WARNING* Contains spoilers!  If you haven’t read any of the Talion books. We highly recommend that you do before reading this content. 



For Roy, it all began with Arya Stark.

Not so Susie.

Susie woke up late with a headache. Just past lunchtime. That last bottle of wine had been way too much. And the cigarettes didn’t help. Nor did the altitude. Roy was right about that.

She jumped out of bed, and, as she was accustomed to doing when she travelled, dropped to the floor. Fifty crunches. Twenty push-ups. Twenty deep squats. She repeated three times.

Susie was a big believer in physical fitness. She worked out regularly at her home gym. When she travelled, she followed this short regimen. It took fifteen minutes, but she believed it kept her metabolism up, and kept her mentally tough as well.

Man, but her head hurt.

Fucking Arya Stark…

After a shower and drying her hair, she put on some comfortable jeans, a nice fitted top, and fashionable snow boots. She put in her diamond studs and put on make-up. Light. A soft peach lipstick. Nothing too slutty. She wanted to look good, but not too good. Too good was risky. She knew herself, and although she was disciplined, a few glasses of wine and she might end up naked in the wrong bed.

Susie grabbed her purse, and headed for the door. Before opening it, she paused, and took out and unzipped the change purse. She held the hospital ID bracelet in her hand. The jagged edge where it had been ripped from Bareto’s arm was still sharp. Below the bar code, it read as follows:

Liam Bareto

PT 06730574               RM# 772

AD 03/30/2013           AB-

M         32Y      DOB 11/27/81


It was the perfect gift. Deb was special that way. Susie frowned. She had to keep her wits about her.

Deb was a charmer. She knew that Deb loved her. They’d been through so much together. But, why had Deb kept the ID bracelet for so long? Why hadn’t she given it to her sooner?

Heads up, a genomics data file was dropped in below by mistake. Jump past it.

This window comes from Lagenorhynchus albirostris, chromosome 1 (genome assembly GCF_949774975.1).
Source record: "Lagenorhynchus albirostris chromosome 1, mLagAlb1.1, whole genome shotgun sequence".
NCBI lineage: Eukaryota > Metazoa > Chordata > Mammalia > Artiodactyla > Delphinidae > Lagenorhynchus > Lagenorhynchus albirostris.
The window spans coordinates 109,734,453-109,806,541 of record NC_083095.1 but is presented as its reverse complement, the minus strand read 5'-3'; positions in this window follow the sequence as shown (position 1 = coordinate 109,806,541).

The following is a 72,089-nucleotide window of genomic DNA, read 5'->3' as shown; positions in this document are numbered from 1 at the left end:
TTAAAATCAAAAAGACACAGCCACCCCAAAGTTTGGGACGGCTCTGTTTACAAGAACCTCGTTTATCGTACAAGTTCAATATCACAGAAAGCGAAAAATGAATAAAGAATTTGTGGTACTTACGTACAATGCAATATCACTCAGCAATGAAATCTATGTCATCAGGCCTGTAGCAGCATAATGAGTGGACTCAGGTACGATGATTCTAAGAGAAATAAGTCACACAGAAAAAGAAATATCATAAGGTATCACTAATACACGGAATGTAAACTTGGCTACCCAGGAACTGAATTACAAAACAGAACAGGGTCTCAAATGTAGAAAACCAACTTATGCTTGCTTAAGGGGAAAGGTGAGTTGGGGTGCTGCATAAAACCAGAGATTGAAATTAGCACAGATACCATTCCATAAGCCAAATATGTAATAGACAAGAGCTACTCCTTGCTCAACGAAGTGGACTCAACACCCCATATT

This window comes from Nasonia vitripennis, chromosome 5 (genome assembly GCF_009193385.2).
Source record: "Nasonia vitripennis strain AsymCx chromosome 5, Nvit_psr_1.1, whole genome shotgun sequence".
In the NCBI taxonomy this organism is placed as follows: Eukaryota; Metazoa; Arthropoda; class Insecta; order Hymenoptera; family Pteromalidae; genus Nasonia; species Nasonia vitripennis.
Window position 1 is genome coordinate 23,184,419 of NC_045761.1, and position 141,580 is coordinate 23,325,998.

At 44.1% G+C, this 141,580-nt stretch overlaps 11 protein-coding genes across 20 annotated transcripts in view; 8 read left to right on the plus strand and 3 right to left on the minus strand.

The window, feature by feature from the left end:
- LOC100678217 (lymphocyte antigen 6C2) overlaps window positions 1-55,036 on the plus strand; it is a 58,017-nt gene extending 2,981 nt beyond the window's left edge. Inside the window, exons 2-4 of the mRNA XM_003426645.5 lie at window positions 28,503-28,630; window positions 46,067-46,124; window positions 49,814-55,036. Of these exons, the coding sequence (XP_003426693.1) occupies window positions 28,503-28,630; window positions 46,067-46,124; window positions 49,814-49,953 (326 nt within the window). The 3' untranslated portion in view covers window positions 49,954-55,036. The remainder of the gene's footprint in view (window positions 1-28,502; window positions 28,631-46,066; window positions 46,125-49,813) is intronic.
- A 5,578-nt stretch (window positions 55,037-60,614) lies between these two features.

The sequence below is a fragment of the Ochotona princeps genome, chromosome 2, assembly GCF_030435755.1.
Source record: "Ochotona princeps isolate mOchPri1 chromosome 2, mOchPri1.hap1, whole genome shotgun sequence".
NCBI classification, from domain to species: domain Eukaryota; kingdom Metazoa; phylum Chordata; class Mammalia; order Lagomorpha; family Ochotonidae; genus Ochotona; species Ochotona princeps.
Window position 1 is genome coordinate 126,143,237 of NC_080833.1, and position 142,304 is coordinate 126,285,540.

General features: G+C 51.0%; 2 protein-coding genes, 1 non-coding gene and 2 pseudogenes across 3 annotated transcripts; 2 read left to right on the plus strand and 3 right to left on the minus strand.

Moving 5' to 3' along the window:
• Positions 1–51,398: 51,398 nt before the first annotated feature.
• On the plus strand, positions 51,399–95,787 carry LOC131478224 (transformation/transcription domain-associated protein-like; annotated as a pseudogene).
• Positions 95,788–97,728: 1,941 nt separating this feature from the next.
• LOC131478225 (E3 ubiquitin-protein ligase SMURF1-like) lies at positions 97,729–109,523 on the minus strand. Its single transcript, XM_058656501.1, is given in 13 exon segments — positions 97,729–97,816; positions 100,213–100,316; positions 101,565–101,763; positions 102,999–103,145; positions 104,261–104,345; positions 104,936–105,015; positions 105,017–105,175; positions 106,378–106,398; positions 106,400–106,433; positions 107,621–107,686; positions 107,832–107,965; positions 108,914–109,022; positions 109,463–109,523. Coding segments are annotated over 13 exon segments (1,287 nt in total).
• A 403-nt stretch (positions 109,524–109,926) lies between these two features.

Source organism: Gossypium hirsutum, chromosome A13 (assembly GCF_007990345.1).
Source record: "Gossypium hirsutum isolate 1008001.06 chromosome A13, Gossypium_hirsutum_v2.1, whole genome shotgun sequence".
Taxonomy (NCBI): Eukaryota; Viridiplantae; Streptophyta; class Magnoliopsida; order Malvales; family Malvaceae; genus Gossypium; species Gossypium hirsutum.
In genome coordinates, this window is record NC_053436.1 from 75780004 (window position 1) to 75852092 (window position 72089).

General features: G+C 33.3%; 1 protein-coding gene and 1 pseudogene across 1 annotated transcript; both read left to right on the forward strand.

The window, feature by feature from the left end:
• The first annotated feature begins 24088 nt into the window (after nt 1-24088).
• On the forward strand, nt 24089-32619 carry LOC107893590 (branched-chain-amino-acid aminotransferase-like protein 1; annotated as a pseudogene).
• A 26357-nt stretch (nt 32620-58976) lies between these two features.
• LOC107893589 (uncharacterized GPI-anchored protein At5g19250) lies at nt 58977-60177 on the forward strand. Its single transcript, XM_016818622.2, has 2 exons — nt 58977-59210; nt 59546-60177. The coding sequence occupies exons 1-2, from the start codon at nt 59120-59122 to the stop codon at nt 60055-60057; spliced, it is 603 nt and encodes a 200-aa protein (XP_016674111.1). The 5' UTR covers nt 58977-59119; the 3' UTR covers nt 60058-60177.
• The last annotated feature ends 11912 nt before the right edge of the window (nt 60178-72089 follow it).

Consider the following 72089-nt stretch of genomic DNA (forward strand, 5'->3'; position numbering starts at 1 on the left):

Because it was a reminder. Currency. Deb needed a favor, and this was her way of ‘gently’ reminding Susie what she had done for her most recently. The two had a very strong bond. Maybe she even loved Deb back. But, as Deb had told her years ago that night at Camp Willow – “trust no one, not even me.” Still, it was a thoughtful gift. She put the bracelet away, to take home for safekeeping.

Susie entered the 8100, and immediately spotted Deb at the bar. She was on ski bunny overload, looking as if she had simply walked into Gorsuch and said, “I’ll take what that mannequin is wearing.”

Susie had long ago learned that sometimes the best way to be inconspicuous is to be remembered in the manner of your choosing. She pulled out her cell phone and feigned checking messages, waiting for the right moment. As she surreptitiously scanned the room, she saw that Deb had noticed her standing at the end of the bar. When she saw that the bartender was heading towards Deb, Susie began her approach. As she reached Deb, Deb raised her glass to take a drink. Susie bumped her, a little harder than intended. Deb spilled her drink, and dropped her glass on the bar, just as the bartender walked by. It bounced, not breaking, and he caught it in the air on the rebound.

“Whoa,” he said.

“Shit” said Deb.

“Oh my God. I am sooo sorry, exclaimed Susie.” She apologized profusely, to Deb, to the bartender, making a big show.

Deb half-joked, saying to the bartender, “What a lame ass pick-up, right?”

The bartender laughed. Susie feigned embarrassment and offered to buy Deb a drink. Deb reluctantly accepted a refill, on Susie’s tab, and asked Susie to join her.

As the bartender prepared their drinks out of earshot, Deb said to Susie, “Meet cute, check!”

“Yep, and right under the security camera. Nice choice of seating.”

“Thank you my dear.”

When the bartender brought their drinks, Susie said, “We’re going to go sit next to the window, so I can keep an eye out for my husband and kids.”

The two settled in at a high table, out of earshot and facing away from the security cameras, towards the windows and the slopes.

“Well,” started Deb, “last night was fucking brilliant.”

“I had way too much wine.”

“It did the job though. Roy’s speech was perfect. Justice. Revenge. Capitalism in its purest form. Tom was hanging on every word. Well done.”

“Roy has strong feelings about this. We both do. I’ve cultivated them over the years. He’s a pretty bright guy. Gets melodramatic when he drinks. But, oh, what a fucking headache today.”